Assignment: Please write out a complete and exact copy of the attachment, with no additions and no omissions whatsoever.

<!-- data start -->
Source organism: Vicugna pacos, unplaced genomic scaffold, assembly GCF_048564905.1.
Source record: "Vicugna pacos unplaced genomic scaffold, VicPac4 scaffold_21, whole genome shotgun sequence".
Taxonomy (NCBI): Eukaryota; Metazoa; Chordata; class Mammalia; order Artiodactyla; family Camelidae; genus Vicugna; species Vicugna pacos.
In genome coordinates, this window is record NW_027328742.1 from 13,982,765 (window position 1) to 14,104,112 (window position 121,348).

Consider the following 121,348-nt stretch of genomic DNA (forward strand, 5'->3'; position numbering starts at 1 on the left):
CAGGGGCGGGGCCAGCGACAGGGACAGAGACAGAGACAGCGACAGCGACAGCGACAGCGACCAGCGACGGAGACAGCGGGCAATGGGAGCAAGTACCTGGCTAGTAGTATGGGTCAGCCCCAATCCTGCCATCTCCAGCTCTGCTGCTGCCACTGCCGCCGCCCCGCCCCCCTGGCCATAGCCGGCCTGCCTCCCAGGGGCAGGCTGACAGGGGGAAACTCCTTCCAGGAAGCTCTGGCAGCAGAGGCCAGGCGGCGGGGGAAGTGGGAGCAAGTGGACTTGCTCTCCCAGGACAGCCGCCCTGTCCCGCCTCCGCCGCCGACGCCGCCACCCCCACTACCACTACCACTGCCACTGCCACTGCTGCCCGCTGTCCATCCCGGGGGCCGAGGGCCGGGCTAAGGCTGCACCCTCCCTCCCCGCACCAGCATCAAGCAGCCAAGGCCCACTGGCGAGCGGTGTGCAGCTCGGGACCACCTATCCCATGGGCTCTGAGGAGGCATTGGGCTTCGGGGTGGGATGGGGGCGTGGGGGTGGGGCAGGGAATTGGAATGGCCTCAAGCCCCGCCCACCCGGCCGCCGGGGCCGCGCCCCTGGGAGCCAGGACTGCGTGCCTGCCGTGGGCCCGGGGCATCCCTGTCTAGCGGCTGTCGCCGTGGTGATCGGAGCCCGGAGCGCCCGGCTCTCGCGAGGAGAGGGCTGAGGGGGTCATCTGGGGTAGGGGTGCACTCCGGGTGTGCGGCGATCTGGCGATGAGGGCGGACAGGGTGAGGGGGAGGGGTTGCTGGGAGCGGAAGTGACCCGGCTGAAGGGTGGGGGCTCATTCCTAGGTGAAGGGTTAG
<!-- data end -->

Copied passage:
Source organism: Vicugna pacos, unplaced genomic scaffold, assembly GCF_048564905.1.
Source record: "Vicugna pacos unplaced genomic scaffold, VicPac4 scaffold_21, whole genome shotgun sequence".
Taxonomy (NCBI): Eukaryota; Metazoa; Chordata; class Mammalia; order Artiodactyla; family Camelidae; genus Vicugna; species Vicugna pacos.
In genome coordinates, this window is record NW_027328742.1 from 13,982,765 (window position 1) to 14,104,112 (window position 121,348).

Consider the following 121,348-nt stretch of genomic DNA (forward strand, 5'->3'; position numbering starts at 1 on the left):
CAGGGGCGGGGCCAGCGACAGGGACAGAGACAGAGACAGCGACAGCGACAGCGACAGCGACCAGCGACGGAGACAGCGGGCAATGGGAGCAAGTACCTGGCTAGTAGTATGGGTCAGCCCCAATCCTGCCATCTCCAGCTCTGCTGCTGCCACTGCCGCCGCCCCGCCCCCCTGGCCATAGCCGGCCTGCCTCCCAGGGGCAGGCTGACAGGGGGAAACTCCTTCCAGGAAGCTCTGGCAGCAGAGGCCAGGCGGCGGGGGAAGTGGGAGCAAGTGGACTTGCTCTCCCAGGACAGCCGCCCTGTCCCGCCTCCGCCGCCGACGCCGCCACCCCCACTACCACTACCACTGCCACTGCCACTGCTGCCCGCTGTCCATCCCGGGGGCCGAGGGCCGGGCTAAGGCTGCACCCTCCCTCCCCGCACCAGCATCAAGCAGCCAAGGCCCACTGGCGAGCGGTGTGCAGCTCGGGACCACCTATCCCATGGGCTCTGAGGAGGCATTGGGCTTCGGGGTGGGATGGGGGCGTGGGGGTGGGGCAGGGAATTGGAATGGCCTCAAGCCCCGCCCACCCGGCCGCCGGGGCCGCGCCCCTGGGAGCCAGGACTGCGTGCCTGCCGTGGGCCCGGGGCATCCCTGTCTAGCGGCTGTCGCCGTGGTGATCGGAGCCCGGAGCGCCCGGCTCTCGCGAGGAGAGGGCTGAGGGGGTCATCTGGGGTAGGGGTGCACTCCGGGTGTGCGGCGATCTGGCGATGAGGGCGGACAGGGTGAGGGGGAGGGGTTGCTGGGAGCGGAAGTGACCCGGCTGAAGGGTGGGGGCTCATTCCTAGGTGAAGGGTTAG